As most of you know, this page is called TBI triumphs! I have a Traumatic Brain Injury, which I have gotten from a car accident that I was in high school, 16 years old, 17 years ago. My friend, Kristin, who I met through the TBI support group that I have recently begun attending [it’s at Fairfax Hospital, every 4th Friday of the month; comment on here or email me if you’d like further information]. The Scrambled Brain Challenge, is for TBI awareness, you can learn more about this condition and donate money on the Brain Injury Association. It’s fun to show your support by cracking an egg on your head and post it on facebook- but if you don’t want to crack an egg, please go to BIAUSA.org and read about these injuries. Brain injuries DON’T discriminate, and can happen to anyone.
There’s a cute video on my Facebook page, Danielle Houston Karst, Check it out! Scrambled Brain challenge!!
The anniversary of my car accident is coming up, on September 6, and it always makes me quite reflective. Especially this year, it means that I have lived more than half my life with this injury. I was 16 years old when this happened, and now it has been seventeen years. I have lived longer as this goofy, clueless girl, looking through rose-colored glasses at the world and being abruptly awoken to reality. I have learned that the world is harsh, people are not particularly accepting or kind to those who are “different” in any way, and can be difficult. This can make it extremely challenging for all those with specific learning disabilities or other certain conditions. Through rehabilitation, if anything, I was taught compassion, a deep empathy. An empathy for all beings, no matter the age, species (yes, I find myself shedding tears over helpless animals all the time), no matter what,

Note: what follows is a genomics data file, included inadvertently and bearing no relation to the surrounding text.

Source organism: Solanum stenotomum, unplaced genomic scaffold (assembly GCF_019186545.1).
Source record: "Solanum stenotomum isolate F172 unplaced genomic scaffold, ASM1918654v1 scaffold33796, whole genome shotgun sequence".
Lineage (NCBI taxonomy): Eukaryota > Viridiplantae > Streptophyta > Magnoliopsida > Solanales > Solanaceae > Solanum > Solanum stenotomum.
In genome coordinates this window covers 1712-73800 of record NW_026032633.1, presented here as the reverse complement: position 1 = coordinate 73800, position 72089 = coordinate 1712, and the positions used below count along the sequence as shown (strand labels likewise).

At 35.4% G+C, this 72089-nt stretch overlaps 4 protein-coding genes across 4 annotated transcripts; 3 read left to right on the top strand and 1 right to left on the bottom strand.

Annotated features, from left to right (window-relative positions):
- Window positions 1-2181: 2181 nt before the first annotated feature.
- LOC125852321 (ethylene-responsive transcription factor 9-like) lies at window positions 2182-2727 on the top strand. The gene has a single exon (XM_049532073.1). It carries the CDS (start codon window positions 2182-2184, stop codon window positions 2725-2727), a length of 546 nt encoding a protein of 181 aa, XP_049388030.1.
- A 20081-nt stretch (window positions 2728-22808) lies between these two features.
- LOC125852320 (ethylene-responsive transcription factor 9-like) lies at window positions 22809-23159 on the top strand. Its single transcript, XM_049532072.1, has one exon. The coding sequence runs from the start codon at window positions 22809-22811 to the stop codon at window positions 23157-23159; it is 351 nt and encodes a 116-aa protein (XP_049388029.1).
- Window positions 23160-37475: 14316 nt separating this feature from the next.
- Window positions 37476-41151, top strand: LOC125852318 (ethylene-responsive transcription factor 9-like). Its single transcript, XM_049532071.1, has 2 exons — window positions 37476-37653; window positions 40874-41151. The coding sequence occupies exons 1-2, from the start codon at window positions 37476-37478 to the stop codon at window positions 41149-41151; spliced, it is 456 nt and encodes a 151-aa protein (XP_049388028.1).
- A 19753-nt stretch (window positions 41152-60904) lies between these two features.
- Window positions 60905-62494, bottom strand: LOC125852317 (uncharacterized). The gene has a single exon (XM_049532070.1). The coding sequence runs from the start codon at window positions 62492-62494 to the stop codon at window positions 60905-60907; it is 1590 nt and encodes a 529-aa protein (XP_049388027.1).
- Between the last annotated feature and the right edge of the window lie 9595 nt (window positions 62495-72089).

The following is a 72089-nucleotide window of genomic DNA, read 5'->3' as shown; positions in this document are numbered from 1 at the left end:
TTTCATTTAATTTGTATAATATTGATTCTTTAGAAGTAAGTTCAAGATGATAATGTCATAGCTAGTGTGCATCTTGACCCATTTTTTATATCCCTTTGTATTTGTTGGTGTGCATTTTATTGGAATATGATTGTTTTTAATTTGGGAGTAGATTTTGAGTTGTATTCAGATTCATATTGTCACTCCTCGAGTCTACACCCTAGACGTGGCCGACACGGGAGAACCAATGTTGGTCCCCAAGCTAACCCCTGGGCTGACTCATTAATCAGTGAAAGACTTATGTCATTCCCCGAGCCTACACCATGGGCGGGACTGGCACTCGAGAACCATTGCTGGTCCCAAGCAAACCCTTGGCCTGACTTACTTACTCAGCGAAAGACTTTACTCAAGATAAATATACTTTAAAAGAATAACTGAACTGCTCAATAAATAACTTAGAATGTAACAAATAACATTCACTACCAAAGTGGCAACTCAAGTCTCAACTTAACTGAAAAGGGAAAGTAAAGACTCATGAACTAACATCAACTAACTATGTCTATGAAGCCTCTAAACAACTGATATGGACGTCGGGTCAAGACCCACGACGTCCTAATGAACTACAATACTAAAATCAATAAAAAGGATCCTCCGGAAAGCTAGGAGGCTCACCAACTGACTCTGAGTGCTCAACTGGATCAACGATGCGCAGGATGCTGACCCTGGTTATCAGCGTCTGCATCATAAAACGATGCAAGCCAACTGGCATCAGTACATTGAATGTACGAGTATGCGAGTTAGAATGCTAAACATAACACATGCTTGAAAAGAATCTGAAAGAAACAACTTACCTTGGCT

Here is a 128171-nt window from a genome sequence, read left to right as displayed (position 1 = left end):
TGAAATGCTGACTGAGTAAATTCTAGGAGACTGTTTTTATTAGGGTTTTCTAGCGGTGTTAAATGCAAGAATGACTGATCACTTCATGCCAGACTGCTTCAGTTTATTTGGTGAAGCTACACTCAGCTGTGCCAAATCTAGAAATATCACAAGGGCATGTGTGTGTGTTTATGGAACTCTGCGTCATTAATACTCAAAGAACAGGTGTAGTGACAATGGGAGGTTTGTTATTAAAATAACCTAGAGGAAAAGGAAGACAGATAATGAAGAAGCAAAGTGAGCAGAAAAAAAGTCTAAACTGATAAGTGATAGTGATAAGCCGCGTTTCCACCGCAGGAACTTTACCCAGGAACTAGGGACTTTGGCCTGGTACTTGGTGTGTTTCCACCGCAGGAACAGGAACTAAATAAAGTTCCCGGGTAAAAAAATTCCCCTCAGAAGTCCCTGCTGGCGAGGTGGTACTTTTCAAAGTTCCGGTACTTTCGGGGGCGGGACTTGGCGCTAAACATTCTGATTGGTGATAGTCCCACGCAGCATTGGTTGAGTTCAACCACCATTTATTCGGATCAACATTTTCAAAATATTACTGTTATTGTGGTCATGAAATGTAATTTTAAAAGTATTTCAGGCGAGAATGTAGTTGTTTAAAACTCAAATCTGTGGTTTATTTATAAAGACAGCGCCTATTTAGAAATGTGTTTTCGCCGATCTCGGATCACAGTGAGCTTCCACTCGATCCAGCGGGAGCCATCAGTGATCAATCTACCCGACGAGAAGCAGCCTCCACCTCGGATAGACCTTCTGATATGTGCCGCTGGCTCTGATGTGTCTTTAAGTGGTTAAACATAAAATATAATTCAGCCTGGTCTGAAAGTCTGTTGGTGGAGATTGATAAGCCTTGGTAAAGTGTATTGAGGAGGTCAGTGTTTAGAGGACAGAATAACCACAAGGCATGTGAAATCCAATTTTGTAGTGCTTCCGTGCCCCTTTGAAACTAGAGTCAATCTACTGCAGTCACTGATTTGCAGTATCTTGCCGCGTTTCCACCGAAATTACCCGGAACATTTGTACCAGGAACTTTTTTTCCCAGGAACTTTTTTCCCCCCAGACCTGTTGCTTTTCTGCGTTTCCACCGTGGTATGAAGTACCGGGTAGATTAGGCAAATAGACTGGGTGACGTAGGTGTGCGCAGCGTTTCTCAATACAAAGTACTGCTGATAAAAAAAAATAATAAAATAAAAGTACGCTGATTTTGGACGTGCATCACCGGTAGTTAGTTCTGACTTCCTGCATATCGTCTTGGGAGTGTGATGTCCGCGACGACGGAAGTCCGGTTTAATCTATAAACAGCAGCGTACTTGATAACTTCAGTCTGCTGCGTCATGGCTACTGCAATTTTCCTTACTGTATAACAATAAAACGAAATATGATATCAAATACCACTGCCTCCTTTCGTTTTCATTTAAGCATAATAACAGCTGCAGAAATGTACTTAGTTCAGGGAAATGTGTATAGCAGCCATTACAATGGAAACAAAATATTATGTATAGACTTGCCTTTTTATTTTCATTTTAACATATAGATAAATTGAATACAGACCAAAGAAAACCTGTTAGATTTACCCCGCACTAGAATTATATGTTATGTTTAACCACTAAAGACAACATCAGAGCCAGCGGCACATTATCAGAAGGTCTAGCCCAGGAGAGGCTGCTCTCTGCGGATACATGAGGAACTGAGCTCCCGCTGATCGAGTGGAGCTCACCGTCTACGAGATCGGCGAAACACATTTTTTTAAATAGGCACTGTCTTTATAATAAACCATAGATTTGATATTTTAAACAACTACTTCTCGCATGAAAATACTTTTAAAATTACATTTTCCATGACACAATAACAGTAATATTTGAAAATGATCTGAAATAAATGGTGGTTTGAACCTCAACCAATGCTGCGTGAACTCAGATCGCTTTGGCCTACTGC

brain injuries don’t discriminate.
I have found that the harshness of life is easier to handle if you have a good positive base support system, like my husband or my parents, a super good friend who you can occasionally call when you’re in tears (people to listen to you whine). If feeling so compelled, it may even inspire you to help others in the same type of situation, like it did me! Writing is a very good way to share experiences to help others and to get the advice read and out there. I have found writing to also be very cathartic, things just seem more real to me when they are written out.